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New laws in effect on car inspections, prison sentences

Vehicles with fewer than 150,000 miles that are no more than 10 years old will be exempt from state vehicle safety inspections.
Credit: AP
(AP Photo/Dan Gill, File)

JEFFERSON CITY, Mo. (AP) — Many of the laws enacted by Missouri legislators this year go into effect Wednesday, but some of the most notable are tied up in legal disputes that will delay their implementation or kill them altogether.

A federal judge on Tuesday temporarily blocked a law meant to ban abortions at or after eight weeks of pregnancy, saying that Planned Parenthood and the American Civil Liberties Union of Missouri are likely to succeed in their effort to have the law ruled unconstitutional. U.S. District Judge Howard Sachs let stand the portion of the law banning abortions based solely on race, sex or a diagnosis indicating the potential for Down syndrome, and that provision took effect Wednesday.

RELATED: Federal judge temporarily blocks Missouri ban on abortions at or after 8 weeks of pregnancy

Earlier this month, a judge blocked a new law from taking effect, at least until a Sept. 16 hearing, that would shield large farms from stringent local health rules. The law would prevent local officials from enacting more stringent regulations than the state on large farms that raise hogs, poultry and cattle.

Among the laws that were taking effect Wednesday were ones affecting car inspections and prison sentences for nonviolent offenders.


Hundreds of Missouri prisoners serving mandatory sentences for largely nonviolent offenses will become eligible for parole. The new law exempts some nonviolent offenses from a state law requiring people to serve at least 40%, 50% or 80% of their prison terms, depending on their number of previous prison convictions. The law could make some prisoners immediately eligible for parole, probation or early release.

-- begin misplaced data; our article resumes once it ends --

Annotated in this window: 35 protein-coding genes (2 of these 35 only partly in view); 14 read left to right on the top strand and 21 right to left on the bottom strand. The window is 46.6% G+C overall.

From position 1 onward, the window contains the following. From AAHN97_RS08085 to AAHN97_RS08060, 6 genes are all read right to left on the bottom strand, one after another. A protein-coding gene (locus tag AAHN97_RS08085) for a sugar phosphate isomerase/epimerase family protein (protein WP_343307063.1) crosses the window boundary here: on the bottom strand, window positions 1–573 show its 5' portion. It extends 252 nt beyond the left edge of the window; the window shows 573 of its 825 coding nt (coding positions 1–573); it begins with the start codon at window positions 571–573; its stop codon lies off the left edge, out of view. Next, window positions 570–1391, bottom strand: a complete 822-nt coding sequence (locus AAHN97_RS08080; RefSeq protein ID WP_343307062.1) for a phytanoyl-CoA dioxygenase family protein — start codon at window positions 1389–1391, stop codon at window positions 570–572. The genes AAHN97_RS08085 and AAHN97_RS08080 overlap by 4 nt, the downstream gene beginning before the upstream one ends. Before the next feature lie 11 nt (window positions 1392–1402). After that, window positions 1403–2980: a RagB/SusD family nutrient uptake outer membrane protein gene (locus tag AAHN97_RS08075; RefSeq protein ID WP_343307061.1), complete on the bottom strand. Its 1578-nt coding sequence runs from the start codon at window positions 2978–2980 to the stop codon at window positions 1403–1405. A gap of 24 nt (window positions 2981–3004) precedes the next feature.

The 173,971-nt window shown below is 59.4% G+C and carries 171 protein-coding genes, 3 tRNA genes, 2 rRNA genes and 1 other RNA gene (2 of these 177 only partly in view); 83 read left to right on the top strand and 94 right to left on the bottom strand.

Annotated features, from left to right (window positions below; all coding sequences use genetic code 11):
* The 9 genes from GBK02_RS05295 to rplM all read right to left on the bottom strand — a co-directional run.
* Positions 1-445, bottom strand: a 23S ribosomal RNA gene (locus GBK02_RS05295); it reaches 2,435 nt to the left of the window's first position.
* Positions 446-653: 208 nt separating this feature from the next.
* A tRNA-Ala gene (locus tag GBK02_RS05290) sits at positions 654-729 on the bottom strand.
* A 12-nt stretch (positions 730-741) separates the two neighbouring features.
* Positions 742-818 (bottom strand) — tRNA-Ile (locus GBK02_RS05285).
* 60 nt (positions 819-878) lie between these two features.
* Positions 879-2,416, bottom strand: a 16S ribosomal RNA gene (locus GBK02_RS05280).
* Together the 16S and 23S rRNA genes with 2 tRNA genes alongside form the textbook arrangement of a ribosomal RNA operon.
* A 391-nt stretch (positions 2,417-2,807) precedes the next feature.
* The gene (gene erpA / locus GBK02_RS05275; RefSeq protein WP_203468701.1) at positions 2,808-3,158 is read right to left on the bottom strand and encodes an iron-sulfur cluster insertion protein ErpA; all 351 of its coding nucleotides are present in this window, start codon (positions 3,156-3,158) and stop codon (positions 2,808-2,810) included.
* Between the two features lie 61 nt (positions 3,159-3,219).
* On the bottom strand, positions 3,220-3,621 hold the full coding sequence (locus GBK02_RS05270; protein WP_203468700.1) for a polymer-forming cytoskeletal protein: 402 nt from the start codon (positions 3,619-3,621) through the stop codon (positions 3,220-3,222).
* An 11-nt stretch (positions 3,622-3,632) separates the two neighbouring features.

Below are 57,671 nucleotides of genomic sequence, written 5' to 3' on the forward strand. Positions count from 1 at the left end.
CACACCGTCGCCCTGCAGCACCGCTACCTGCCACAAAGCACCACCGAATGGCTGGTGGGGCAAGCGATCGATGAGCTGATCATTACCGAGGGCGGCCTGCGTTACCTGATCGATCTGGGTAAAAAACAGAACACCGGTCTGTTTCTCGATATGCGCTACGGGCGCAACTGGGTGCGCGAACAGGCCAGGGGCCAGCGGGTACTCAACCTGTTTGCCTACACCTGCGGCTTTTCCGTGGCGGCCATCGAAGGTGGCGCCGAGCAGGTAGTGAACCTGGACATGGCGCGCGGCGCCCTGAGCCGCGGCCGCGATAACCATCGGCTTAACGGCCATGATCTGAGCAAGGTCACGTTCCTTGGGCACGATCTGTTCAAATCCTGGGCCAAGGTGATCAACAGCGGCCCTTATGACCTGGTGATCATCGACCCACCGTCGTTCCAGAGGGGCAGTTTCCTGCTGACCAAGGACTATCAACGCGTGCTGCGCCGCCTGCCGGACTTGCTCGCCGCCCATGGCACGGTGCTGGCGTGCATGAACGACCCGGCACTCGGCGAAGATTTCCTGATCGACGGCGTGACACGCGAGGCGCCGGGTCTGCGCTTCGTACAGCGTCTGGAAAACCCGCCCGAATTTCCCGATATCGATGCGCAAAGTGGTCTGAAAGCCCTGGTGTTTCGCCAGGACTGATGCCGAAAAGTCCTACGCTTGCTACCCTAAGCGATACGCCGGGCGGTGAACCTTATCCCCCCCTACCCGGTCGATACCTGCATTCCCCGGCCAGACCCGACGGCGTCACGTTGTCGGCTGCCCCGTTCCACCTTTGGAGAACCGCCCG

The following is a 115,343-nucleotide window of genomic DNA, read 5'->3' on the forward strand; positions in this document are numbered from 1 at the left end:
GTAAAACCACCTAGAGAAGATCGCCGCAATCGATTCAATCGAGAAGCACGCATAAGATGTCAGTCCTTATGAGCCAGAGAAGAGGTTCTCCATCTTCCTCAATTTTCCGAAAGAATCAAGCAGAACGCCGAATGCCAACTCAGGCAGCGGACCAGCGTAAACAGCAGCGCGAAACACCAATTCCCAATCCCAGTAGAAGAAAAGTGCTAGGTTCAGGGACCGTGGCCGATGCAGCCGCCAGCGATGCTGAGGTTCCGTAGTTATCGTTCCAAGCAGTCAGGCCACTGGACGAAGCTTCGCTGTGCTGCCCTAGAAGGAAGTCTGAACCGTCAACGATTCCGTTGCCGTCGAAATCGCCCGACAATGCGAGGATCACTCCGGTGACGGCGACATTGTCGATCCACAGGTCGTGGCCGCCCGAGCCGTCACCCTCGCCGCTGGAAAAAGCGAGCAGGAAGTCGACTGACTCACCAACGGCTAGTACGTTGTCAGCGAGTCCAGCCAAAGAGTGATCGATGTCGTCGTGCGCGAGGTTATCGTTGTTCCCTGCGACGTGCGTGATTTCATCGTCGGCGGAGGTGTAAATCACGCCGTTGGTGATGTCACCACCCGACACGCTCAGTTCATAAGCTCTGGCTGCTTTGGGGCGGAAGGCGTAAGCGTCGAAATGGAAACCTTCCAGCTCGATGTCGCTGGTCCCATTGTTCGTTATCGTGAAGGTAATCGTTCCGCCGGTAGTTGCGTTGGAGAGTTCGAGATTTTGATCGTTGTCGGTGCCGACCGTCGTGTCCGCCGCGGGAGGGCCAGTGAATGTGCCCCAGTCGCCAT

The legislation also addresses courts that charge people who are arrested for the cost of holding them in jail. It prohibits payment of such jail debts from being made a condition of probation and bars people from being arrested and put back in jail for not paying previous jail costs.

The Missouri Supreme Court ruled in March that local courts can't put people in jail for not paying previous jail debts.


Vehicles with fewer than 150,000 miles that are no more than 10 years old will be exempt from state vehicle safety inspections. But fees for driver's licenses, vehicle registration, title transfers and similar services will increase.


There will be tighter restrictions on unlicensed in-home child care providers, who have been limited to caring for up to four children who aren't related them and an unlimited number of children who are. The new law sets the limit at six children, total, and no more than three kids under the age of 2. The law exempts only school-age relatives.


The pawpaw tree is now Missouri's official fruit tree and the hellbender salamander is its official endangered species. The state now has an official tartan, which has a crisscrossing design of blue, brown and silver.


All Missouri school volunteers who might at any time be alone with students will have to undergo full criminal background checks.

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